Stocks fell sharply on Wall Street on Monday, knocking nearly 400 points off the Dow Jones Industrial Average.
The benchmark S&P 500 had its worst day in a week as the selling put the market deeper into the red for August. It was widespread, with technology companies and banks accounting for a big share of the decline.
Investors sought safety in U.S. government bonds, sending their yields tumbling. The price for gold, another traditional haven, closed higher.
The costly trade war between the U.S. and China has rattled markets this month. An escalation in tensions between the world’s largest economies has stoked worries that the long-running trade conflict will undercut an already slowing global economy.
“Trade and the concern that as this escalates it continues to wear on confidence to a point that this actually causes a recession, that’s what people are wrestling with,” said Ben Phillips, chief investment officer at EventShares.
The latest wave of anxious selling left the S&P 500 index down 35.95 points, or 1.2%, at 2,882.70. The Dow fell 391 points, or 1.5%, to 25,896.44. The average was briefly down 462 points.
The Nasdaq composite dropped 95.73, or 1.2%, to 7,863.41. The Russell 2000 index of smaller-company stocks lost 18.58 points, or 1.2%, to 1,494.46.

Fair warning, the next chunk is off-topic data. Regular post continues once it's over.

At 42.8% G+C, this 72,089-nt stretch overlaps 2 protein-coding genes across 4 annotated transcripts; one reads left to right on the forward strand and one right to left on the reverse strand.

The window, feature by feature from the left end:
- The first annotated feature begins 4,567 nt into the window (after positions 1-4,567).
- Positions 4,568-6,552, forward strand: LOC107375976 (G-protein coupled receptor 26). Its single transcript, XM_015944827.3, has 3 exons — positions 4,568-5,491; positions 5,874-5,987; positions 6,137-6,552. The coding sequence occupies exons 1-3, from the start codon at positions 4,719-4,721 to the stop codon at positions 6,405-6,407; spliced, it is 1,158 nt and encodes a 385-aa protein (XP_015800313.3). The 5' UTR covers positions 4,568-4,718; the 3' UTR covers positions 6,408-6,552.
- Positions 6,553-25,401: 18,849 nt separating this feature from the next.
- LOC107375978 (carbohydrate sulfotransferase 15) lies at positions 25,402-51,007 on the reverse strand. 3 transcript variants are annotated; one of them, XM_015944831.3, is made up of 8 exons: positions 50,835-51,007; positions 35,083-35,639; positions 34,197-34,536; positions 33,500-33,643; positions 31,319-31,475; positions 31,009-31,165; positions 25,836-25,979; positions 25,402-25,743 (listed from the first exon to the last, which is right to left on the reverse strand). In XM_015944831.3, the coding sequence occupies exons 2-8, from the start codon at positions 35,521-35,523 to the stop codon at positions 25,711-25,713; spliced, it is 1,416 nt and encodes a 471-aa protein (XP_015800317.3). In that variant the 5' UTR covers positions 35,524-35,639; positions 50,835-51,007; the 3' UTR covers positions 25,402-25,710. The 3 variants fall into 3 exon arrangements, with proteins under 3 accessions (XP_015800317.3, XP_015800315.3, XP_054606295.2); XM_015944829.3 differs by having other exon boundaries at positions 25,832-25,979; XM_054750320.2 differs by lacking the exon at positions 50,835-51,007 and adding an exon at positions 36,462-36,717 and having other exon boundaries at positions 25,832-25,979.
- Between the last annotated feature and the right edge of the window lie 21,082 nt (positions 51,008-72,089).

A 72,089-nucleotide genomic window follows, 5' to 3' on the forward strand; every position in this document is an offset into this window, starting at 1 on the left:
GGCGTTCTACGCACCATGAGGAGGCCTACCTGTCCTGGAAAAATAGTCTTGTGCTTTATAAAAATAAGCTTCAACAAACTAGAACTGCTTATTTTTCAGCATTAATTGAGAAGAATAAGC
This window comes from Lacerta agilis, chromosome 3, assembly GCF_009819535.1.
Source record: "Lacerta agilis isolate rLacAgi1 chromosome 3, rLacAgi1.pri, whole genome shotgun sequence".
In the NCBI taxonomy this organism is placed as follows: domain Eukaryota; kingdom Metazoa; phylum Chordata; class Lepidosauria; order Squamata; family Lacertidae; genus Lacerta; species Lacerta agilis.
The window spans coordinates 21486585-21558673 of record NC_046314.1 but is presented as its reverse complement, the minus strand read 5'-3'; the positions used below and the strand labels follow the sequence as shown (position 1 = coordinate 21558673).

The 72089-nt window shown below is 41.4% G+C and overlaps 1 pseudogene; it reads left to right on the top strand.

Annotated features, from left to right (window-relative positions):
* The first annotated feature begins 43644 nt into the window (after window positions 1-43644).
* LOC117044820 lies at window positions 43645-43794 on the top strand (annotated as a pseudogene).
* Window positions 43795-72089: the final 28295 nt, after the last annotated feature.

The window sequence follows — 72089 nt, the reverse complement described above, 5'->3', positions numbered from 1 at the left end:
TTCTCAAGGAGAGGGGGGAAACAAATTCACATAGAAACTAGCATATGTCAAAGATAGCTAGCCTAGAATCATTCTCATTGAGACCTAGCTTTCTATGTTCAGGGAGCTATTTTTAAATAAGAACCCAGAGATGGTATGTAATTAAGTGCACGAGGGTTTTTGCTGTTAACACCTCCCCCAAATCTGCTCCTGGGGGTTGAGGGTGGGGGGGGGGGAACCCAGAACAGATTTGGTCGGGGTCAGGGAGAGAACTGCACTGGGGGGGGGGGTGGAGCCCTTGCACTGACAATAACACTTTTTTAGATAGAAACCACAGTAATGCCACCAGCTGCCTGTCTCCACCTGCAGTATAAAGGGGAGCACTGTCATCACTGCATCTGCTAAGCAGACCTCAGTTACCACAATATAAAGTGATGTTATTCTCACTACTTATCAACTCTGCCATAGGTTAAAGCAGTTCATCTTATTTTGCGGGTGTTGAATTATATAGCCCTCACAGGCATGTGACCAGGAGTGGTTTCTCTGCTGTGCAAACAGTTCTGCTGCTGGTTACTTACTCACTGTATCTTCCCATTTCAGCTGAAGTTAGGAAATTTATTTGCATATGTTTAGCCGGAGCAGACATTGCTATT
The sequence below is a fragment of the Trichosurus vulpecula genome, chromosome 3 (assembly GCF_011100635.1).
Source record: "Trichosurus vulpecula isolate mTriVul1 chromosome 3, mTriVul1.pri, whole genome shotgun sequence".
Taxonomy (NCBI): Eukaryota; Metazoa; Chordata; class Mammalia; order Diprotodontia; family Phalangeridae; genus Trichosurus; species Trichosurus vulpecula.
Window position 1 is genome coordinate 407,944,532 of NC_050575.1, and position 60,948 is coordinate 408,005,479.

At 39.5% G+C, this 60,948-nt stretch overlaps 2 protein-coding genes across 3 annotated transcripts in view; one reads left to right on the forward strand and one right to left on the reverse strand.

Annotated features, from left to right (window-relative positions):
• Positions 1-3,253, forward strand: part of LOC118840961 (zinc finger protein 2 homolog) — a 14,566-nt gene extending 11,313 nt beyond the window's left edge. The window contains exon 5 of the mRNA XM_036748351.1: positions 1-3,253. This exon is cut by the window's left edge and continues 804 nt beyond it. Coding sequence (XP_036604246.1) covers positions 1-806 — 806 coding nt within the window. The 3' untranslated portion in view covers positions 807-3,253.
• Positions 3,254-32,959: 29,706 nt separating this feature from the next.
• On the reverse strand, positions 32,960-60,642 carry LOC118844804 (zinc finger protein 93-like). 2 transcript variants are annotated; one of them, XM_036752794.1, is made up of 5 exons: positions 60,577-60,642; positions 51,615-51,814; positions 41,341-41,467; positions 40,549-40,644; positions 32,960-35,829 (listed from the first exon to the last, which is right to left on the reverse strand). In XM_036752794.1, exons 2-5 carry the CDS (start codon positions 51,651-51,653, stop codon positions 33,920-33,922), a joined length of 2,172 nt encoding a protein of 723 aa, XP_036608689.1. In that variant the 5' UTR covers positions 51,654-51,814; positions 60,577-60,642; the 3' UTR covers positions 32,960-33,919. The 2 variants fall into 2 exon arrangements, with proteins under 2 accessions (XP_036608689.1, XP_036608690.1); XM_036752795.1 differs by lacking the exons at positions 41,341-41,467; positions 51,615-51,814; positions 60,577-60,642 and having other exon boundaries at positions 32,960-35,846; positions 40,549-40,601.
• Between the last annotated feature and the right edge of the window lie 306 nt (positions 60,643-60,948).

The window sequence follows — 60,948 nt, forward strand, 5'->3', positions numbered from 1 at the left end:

The major indexes are down more than 3% for August. Even after this month’s stumble, they are up solidly this year, led by the Nasdaq with a gain of 18.5%. The S&P 500 is up nearly 15%, though it’s down 4.7% from its high set at the end of July.
Anxiety and fear over the U.S.-Chinese trade war continues to hover over the market and has taken stocks on a wild ride in August.
The S&P 500 index zoomed up and down last week, ending with its second straight weekly loss. The wild swings follow President Donald Trump’s threat to impose more tariffs on Chinese goods, followed by China’s move to allow its currency to weaken.
Trump has promised 10% tariffs on $300 billion in Chinese imports that haven’t already been hit with tariffs of 25%. The new tariff would go into effect Sept. 1 and more directly affect U.S. consumers.
Last week, Trump said he’d be fine if the U.S. and China don’t go ahead with a meeting next month, dampening investors’ hopes for a path to resolving the economically damaging trade war.
The longer the trade conflict drags on, the more it has the potential to threaten the weakening global economy by discouraging trade and causing businesses to put capital spending plans on hold. The International Monetary Fund expects world trade to slow in 2019 for a second straight year.
“We’re hearing from management teams that there’s just caution on investing, especially globally,” Phillips said. “Multinationals are being very cautious. ... Their view is if the rest of the world slows down, the U.S. won’t be insulated from that.”
Traders continued to shift money into bonds Monday, sending bond prices sharply higher. That pulled down the yield on the 10-year Treasury to 1.64% from 1.73% late Friday, a big move. The yield is used as a benchmark for interest rates on mortgages and other consumer loans.